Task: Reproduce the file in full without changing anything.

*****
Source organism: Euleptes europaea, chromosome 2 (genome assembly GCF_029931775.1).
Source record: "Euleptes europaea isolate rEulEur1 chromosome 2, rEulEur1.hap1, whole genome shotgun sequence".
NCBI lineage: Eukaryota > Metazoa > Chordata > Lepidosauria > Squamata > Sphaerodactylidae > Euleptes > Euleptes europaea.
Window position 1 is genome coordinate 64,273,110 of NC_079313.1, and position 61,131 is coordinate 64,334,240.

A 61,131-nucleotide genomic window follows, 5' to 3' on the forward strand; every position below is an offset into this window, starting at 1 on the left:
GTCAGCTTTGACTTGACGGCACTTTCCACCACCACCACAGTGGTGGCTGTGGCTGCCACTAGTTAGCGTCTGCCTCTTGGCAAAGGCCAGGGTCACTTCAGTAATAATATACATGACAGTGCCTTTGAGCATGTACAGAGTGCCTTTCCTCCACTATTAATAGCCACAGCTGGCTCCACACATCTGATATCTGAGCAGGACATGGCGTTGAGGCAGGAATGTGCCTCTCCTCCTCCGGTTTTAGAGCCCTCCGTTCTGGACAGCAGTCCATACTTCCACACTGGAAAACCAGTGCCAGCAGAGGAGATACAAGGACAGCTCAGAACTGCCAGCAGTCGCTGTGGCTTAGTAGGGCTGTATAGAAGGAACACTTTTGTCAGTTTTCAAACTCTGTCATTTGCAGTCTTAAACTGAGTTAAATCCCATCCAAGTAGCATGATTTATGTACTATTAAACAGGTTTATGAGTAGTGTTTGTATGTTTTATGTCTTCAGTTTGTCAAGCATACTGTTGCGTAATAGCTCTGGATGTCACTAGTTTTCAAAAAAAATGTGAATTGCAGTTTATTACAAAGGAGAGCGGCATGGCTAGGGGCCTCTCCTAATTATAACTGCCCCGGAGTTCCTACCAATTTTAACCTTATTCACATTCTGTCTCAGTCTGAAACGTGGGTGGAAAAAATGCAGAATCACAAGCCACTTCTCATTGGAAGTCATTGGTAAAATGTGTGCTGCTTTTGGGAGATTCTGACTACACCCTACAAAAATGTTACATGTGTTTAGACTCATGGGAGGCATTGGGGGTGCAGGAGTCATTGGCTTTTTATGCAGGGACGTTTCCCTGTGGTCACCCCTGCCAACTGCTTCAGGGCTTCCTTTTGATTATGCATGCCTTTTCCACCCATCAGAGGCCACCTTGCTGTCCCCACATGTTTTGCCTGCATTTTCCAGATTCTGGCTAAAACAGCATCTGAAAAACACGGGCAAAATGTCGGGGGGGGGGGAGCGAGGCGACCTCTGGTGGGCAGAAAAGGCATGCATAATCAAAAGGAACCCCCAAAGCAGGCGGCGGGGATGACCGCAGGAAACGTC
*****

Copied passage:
Source organism: Euleptes europaea, chromosome 2 (genome assembly GCF_029931775.1).
Source record: "Euleptes europaea isolate rEulEur1 chromosome 2, rEulEur1.hap1, whole genome shotgun sequence".
NCBI lineage: Eukaryota > Metazoa > Chordata > Lepidosauria > Squamata > Sphaerodactylidae > Euleptes > Euleptes europaea.
Window position 1 is genome coordinate 64,273,110 of NC_079313.1, and position 61,131 is coordinate 64,334,240.

A 61,131-nucleotide genomic window follows, 5' to 3' on the forward strand; every position below is an offset into this window, starting at 1 on the left:
GTCAGCTTTGACTTGACGGCACTTTCCACCACCACCACAGTGGTGGCTGTGGCTGCCACTAGTTAGCGTCTGCCTCTTGGCAAAGGCCAGGGTCACTTCAGTAATAATATACATGACAGTGCCTTTGAGCATGTACAGAGTGCCTTTCCTCCACTATTAATAGCCACAGCTGGCTCCACACATCTGATATCTGAGCAGGACATGGCGTTGAGGCAGGAATGTGCCTCTCCTCCTCCGGTTTTAGAGCCCTCCGTTCTGGACAGCAGTCCATACTTCCACACTGGAAAACCAGTGCCAGCAGAGGAGATACAAGGACAGCTCAGAACTGCCAGCAGTCGCTGTGGCTTAGTAGGGCTGTATAGAAGGAACACTTTTGTCAGTTTTCAAACTCTGTCATTTGCAGTCTTAAACTGAGTTAAATCCCATCCAAGTAGCATGATTTATGTACTATTAAACAGGTTTATGAGTAGTGTTTGTATGTTTTATGTCTTCAGTTTGTCAAGCATACTGTTGCGTAATAGCTCTGGATGTCACTAGTTTTCAAAAAAAATGTGAATTGCAGTTTATTACAAAGGAGAGCGGCATGGCTAGGGGCCTCTCCTAATTATAACTGCCCCGGAGTTCCTACCAATTTTAACCTTATTCACATTCTGTCTCAGTCTGAAACGTGGGTGGAAAAAATGCAGAATCACAAGCCACTTCTCATTGGAAGTCATTGGTAAAATGTGTGCTGCTTTTGGGAGATTCTGACTACACCCTACAAAAATGTTACATGTGTTTAGACTCATGGGAGGCATTGGGGGTGCAGGAGTCATTGGCTTTTTATGCAGGGACGTTTCCCTGTGGTCACCCCTGCCAACTGCTTCAGGGCTTCCTTTTGATTATGCATGCCTTTTCCACCCATCAGAGGCCACCTTGCTGTCCCCACATGTTTTGCCTGCATTTTCCAGATTCTGGCTAAAACAGCATCTGAAAAACACGGGCAAAATGTCGGGGGGGGGGGAGCGAGGCGACCTCTGGTGGGCAGAAAAGGCATGCATAATCAAAAGGAACCCCCAAAGCAGGCGGCGGGGATGACCGCAGGAAACGTC